Pelosi’s Trip To Taiwan Is The Climax To Thirty Years Of Chinese Buildup
If the West believes and is worried that Pelosi's visit may trigger a military response from China, rest assured that Taiwan is already lost.
Nancy Pelosi, the Speaker of the House of Representatives, and more importantly, third-in-command after President Joe Biden and Vice President Kamala Harris, is going to meet Taiwan’s President Tsai Ing-wen later this week, as part of her trip to Eastern Asia that started with Singapore.
Pelosi is the first speaker in 25 years, after Speaker Newt Gingrich made the trip in 1997. However, he was a Republican speaker in a Democratic government, and therefore, drawing political and strategic parallels would be faulty.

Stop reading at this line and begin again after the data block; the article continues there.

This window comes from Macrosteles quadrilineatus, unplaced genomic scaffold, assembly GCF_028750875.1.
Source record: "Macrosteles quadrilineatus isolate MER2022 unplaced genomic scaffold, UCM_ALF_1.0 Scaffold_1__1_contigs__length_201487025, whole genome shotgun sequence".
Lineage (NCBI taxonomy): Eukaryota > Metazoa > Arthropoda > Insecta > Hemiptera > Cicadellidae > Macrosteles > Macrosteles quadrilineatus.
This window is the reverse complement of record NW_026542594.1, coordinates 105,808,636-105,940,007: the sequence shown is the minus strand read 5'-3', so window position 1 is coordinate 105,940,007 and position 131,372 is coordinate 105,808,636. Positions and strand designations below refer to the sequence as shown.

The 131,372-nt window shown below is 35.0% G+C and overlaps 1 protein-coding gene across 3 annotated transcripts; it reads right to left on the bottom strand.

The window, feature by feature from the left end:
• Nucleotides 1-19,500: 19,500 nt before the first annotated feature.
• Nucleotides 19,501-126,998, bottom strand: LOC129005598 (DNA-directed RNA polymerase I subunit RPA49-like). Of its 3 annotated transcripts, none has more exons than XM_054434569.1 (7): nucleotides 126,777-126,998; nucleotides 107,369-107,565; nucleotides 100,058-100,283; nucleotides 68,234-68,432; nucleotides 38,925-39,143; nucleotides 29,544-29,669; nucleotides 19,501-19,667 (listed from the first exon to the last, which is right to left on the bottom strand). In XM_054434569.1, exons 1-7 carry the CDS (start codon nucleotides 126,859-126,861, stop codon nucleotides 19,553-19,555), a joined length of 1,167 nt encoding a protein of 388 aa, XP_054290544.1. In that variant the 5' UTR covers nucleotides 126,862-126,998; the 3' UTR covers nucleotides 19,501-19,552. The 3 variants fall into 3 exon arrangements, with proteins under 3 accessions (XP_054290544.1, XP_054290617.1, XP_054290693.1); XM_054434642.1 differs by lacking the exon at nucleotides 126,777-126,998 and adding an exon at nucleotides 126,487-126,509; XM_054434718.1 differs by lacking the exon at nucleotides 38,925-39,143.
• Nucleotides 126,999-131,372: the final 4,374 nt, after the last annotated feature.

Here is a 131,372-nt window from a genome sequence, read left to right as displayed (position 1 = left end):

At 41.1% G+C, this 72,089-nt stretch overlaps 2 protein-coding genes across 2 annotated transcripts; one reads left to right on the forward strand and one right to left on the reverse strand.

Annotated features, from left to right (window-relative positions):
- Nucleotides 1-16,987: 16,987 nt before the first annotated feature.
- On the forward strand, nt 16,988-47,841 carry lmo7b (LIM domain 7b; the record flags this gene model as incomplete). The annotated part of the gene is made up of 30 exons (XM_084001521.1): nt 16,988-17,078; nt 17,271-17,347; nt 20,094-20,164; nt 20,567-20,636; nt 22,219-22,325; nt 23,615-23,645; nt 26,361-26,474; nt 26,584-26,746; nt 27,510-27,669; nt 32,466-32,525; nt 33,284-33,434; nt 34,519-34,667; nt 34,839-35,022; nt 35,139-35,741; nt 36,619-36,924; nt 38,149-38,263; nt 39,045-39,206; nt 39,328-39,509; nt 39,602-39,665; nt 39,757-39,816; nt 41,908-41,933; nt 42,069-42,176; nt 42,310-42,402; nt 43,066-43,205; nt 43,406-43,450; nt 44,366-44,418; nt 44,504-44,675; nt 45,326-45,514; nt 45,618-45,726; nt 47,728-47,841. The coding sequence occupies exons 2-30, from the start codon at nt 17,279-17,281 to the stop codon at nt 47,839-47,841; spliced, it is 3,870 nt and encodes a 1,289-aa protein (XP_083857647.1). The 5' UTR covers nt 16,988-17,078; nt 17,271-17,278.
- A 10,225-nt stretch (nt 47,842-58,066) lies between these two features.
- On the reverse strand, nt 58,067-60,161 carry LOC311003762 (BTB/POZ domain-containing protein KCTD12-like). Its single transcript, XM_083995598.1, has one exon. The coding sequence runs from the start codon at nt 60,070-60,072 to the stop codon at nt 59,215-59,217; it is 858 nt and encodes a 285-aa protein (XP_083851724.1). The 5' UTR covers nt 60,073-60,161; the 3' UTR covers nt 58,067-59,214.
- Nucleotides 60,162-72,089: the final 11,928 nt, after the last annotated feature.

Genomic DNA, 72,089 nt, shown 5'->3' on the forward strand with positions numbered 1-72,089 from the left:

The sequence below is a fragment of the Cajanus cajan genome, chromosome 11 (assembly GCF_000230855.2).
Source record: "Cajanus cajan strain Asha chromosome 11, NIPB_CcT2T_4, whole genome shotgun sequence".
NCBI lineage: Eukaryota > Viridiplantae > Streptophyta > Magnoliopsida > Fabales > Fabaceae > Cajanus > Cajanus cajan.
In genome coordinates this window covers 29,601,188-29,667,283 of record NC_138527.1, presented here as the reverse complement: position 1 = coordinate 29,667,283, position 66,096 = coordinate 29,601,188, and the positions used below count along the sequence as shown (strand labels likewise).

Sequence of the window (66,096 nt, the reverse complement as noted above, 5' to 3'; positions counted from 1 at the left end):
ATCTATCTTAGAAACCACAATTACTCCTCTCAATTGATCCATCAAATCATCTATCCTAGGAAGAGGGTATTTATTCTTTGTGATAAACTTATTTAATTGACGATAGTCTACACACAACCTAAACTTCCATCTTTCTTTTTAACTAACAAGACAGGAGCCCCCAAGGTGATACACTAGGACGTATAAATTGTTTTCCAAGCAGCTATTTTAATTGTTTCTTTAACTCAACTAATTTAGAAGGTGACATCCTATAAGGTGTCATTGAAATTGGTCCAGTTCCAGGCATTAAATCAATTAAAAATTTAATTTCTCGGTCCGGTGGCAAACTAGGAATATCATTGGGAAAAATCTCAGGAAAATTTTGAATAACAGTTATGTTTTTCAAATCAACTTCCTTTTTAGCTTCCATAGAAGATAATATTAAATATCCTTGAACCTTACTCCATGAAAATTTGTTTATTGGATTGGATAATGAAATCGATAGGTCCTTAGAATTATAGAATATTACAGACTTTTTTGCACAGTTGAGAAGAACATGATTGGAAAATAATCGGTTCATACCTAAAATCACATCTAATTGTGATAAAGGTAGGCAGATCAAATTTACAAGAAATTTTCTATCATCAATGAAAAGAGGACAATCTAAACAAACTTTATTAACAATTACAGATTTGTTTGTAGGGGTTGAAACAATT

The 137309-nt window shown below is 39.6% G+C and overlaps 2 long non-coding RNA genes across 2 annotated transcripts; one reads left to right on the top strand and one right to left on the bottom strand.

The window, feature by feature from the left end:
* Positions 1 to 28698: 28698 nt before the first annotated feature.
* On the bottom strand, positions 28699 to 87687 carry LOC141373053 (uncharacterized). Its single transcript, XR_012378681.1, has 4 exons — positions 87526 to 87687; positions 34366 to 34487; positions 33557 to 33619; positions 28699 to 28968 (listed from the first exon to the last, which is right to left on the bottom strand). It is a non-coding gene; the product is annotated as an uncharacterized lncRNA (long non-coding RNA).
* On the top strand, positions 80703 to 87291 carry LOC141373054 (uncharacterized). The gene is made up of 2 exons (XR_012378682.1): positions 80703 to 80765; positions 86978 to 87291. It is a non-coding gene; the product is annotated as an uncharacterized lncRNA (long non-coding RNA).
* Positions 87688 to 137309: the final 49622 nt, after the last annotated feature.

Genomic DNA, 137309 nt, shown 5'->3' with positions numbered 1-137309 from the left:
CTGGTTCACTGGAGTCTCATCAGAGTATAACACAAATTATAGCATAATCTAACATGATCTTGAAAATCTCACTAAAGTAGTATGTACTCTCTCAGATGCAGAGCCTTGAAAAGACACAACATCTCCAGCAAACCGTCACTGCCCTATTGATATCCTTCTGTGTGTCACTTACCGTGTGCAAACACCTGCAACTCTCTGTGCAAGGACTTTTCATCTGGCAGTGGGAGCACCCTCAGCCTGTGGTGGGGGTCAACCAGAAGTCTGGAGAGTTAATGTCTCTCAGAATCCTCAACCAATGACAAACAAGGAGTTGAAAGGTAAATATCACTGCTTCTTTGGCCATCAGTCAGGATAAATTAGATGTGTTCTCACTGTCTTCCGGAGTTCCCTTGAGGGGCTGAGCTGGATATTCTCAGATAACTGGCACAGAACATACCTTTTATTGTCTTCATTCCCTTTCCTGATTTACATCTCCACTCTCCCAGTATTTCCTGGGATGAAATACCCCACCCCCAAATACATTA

The trip puts both Washington DC and Beijing in difficult positions. On Taiwan, both regimes are stuck in what resembles a Mexican standoff, diplomatically not militarily. At stake is President Xi Jinping’s political hold in China and within the Chinese Communist Party (CCP) for reunification with the island nation has been on his agenda for more than a decade now.
For President Joe Biden and many Republican leaders, Pelosi’s visit is about affirming America’s stature on global security and securing the interests of its allies in the region.
However, the buildup to this geopolitical climax has been more than thirty years in the making, starting with the protests in 1989 in the Tiananmen Square, the war in the Gulf in 1990, and the downfall of the Soviet Union in December 1991.